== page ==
Here's how WLTP killed the pickup
With so many manufacturers now having to consider WLTP, it was only a matter of time until we had some 'fatalities' in the automotive world...
The world is fast pace and changing in an increasingly faster way, so really it’s no surprise that the automotive industry has to keep on their toes to ensure they’re in front of new rules and regulations before it hits them. In the past few years emissions have been the main point, with many manufacturers making their engines cleaner than ever before and researching hybrid and electric technology.
However, quietly behind closed doors a thing called WLTP was created - a new way of looking at real world emissions and economy. Before long, manufacturers found themselves with their hands up trying to ensure their vehicles could pass this new test. Whilst passenger vehicles had money pumped into them ensuring they met new criteria, commercials were a few years behind the trend and as a result… we have the above title. Ladies and gentlemen, today we bid farewell to legends like the Mercedes X-Class, Ford Ranger 3.2 and VW Amarok because WLTP killed them in their prime.
What is WLTP? Where is NEDC?
Effectively, WLTP is a test which is a global harmonised standard for determining pollution levels, CO2 emissions and actual fuel consumption in every day use. NEDC results were based on ‘theoretical’ driving cycles, no real everyday data was documented and used (within reason). NEDC was developed in the 1980’s, so it probably was time for a change up in the industry. However, the change between the two came very quickly which made some manufacturers jump quickly to ensure their vehicles fit the new rules.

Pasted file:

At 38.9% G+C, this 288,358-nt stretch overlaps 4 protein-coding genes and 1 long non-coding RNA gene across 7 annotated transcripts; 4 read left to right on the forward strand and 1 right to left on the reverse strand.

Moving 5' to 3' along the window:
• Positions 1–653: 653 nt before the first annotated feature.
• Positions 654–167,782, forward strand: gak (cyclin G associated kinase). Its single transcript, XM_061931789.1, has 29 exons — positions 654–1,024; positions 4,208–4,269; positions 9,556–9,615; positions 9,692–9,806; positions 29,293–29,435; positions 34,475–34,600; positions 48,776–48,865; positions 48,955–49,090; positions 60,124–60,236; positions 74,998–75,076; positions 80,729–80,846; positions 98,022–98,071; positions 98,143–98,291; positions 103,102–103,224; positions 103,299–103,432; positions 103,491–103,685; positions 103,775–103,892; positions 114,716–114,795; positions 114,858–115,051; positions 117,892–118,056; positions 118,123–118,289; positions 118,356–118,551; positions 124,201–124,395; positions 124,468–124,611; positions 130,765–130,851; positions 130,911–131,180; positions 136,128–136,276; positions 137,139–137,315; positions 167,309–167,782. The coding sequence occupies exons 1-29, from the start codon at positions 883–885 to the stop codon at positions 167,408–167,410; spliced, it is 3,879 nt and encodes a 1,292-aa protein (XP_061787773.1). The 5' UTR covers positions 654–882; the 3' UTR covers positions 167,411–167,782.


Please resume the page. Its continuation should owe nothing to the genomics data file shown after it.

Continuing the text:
WLTP is effectively made up of four tests: low, medium, high and extra high. Each test consists of different driving cycles, stops and accelerations etc, in some car types they test the lightest (fuel efficient) and heaviest (fuel not-efficient) variants to get the results. Really they wanted to showcase to consumers the ‘potential real world’ results from manufacturers. In theory then, it's a brilliant test to show people real world results. In reality, it's not quite as simple.
How did it kill the pickup then?
WLTP isn’t perfect. I’ve had multiple cars on test which on paper only get 50mpg in the best driving cycle possible, however in actuality they returned 58mpg (or much more in some cases). Every one drives differently, some have heavier right foots and others hold gears for longer. Four tests won’t showcase the best and worst of a vehicle, because it could differ from person to person because of so many different factors.
A good example is the Mercedes X350d, a vehicle which I’m spending a month with - saying farewell to because, although not entirely responsible, really WLTP is what put the final dagger in and killed it off. In NEDC testing cycles, the X350d would demonstrate 25mpg city, 35mpg motorway and about 28-30mpg combined. It would also output 236g/km of CO2 under these testing cycles.